Literal VS. Imaginative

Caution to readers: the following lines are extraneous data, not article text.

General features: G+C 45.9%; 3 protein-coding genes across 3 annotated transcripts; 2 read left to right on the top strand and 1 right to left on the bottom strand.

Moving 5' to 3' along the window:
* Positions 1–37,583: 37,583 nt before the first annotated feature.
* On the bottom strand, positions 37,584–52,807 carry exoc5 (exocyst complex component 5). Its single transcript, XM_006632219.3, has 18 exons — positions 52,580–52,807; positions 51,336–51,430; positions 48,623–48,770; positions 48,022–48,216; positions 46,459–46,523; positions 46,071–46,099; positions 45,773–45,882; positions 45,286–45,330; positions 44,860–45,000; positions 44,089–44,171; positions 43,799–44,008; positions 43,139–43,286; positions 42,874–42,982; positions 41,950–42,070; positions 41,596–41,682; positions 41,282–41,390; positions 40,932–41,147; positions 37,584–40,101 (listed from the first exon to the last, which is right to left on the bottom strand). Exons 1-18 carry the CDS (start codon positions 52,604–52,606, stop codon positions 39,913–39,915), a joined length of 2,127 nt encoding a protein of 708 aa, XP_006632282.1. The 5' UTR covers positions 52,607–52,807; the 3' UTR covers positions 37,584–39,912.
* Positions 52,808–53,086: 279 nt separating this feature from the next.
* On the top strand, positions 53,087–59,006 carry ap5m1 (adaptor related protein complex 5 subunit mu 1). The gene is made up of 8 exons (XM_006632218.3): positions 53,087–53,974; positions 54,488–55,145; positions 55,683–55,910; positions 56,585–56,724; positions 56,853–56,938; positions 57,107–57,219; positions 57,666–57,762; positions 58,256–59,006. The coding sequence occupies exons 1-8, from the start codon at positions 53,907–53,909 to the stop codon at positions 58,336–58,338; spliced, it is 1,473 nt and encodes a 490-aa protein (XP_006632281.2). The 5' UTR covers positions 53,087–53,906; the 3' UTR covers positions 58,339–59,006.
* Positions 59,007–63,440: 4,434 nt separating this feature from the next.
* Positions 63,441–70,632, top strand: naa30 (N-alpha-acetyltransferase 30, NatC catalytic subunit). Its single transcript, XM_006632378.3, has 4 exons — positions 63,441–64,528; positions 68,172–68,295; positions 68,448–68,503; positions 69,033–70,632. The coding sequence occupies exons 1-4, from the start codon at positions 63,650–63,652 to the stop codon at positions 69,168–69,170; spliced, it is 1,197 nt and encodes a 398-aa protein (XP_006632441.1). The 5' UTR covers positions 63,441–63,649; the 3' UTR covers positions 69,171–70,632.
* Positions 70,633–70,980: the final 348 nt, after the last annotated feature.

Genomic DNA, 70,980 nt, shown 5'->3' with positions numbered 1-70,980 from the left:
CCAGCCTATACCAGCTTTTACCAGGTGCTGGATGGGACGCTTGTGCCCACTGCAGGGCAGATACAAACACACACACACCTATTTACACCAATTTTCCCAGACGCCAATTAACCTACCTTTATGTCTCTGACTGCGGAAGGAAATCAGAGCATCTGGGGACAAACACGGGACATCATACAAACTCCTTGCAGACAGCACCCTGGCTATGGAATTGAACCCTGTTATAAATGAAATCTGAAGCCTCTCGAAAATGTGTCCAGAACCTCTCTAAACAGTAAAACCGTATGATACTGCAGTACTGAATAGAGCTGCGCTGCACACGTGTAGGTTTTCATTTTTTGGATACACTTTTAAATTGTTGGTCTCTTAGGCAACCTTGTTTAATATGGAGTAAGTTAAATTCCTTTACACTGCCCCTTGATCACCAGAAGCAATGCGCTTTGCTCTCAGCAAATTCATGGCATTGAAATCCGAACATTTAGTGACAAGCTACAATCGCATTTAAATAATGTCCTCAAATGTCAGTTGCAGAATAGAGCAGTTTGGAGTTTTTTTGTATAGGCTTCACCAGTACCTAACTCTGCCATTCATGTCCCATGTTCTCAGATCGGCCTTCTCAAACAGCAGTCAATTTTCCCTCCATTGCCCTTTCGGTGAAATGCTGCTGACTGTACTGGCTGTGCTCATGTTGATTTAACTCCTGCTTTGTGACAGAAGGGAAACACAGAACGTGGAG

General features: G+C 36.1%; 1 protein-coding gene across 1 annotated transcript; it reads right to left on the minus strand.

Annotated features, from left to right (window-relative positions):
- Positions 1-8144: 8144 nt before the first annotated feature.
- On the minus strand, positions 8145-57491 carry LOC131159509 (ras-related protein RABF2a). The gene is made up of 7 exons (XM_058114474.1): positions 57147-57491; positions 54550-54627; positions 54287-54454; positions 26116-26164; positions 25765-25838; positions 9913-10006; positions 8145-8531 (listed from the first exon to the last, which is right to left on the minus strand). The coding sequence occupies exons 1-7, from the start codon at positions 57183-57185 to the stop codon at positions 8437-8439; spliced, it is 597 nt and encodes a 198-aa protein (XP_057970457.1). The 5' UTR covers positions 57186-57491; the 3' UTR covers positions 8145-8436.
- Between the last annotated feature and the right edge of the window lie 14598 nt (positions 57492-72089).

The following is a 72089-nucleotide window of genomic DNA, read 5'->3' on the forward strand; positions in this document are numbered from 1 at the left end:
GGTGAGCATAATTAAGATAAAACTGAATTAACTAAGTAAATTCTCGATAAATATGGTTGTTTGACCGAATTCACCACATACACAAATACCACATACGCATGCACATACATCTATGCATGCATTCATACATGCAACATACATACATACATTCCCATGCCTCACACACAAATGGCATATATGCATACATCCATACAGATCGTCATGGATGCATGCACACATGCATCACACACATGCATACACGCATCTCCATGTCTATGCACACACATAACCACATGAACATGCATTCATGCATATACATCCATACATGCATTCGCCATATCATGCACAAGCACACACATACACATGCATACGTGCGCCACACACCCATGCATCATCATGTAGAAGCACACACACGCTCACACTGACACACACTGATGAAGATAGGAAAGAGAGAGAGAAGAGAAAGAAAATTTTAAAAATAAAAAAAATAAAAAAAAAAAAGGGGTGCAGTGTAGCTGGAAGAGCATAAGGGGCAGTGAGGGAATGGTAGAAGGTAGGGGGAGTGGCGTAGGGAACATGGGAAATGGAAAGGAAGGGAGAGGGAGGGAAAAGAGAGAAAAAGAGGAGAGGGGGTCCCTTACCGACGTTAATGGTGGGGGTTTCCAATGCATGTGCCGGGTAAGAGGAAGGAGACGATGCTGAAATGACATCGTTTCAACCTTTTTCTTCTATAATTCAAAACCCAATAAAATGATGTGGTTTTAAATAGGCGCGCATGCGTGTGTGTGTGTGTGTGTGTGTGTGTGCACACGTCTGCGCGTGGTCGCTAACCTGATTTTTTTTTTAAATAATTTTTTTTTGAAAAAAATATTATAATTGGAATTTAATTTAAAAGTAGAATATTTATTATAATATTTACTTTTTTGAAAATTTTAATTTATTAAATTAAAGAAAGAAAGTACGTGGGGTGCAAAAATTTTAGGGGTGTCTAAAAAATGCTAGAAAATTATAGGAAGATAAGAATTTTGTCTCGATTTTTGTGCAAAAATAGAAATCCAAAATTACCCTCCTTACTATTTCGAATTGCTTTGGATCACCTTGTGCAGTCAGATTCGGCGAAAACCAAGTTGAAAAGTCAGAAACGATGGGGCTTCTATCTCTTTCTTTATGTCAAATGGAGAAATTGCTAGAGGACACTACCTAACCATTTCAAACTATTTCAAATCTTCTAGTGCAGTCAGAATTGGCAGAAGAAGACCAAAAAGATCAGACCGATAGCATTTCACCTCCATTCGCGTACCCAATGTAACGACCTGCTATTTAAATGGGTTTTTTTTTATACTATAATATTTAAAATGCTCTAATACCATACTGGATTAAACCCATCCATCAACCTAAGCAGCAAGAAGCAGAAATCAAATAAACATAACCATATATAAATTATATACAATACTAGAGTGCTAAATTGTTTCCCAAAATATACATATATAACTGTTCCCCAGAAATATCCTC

Is anything in a work of fictional prose or poetry truly a public display? Are all walks of literature written for a writer’s private beliefs? Public images within a writer of prose’s work and that of a writer of poems can contrast each other, as purely as a disparity of their private imagery through the texts they create. Through the poetry of Emily Dickinson, a form of literal views as well as imaginative can be seen. Dickinson created many poems within her career; all of these poems were unknown to the rest of society until their publication after Dickinson’s death. The use of the term “private” to explain the works of Dickinson can be described as the literal. Dickinson was, for unknown reasons, a lonely woman with unexplainable reasoning behind her poetry. The spiritual beliefs of Dickinson remain quite a mystery today because her poems express unsettling religious views. However, the public knowledge she seems to share within her poetry is unique. Dickinson’s private thoughts are viewed as public to the audiences of her poetry. Contrastable to Dickinson is Henry James, a writer of fictional prose. The short story, Daisy Miller: A Study, is a key example of the views James chooses to share and conceal through his writing. As a reader, the thoughts and opinions of James’ main character, Winterbourne, are the private portions of the story. However, the actions of Daisy Miller and the reactions to her behaviors are public images portrayed throughout the short story. Also, any and all statements made to Winterbourne can be seen as public due to the assumption that they are true to the public and not made-up by Winterbourne and his own character views. Through the poetry of Emily Dickinson and the prose work of Henry James, an exploration of the divergences between the “public” and “private,” as well as their purpose within the work, can properly be uncovered. The thoughts and writings of a poet such as Emily Dickson are...
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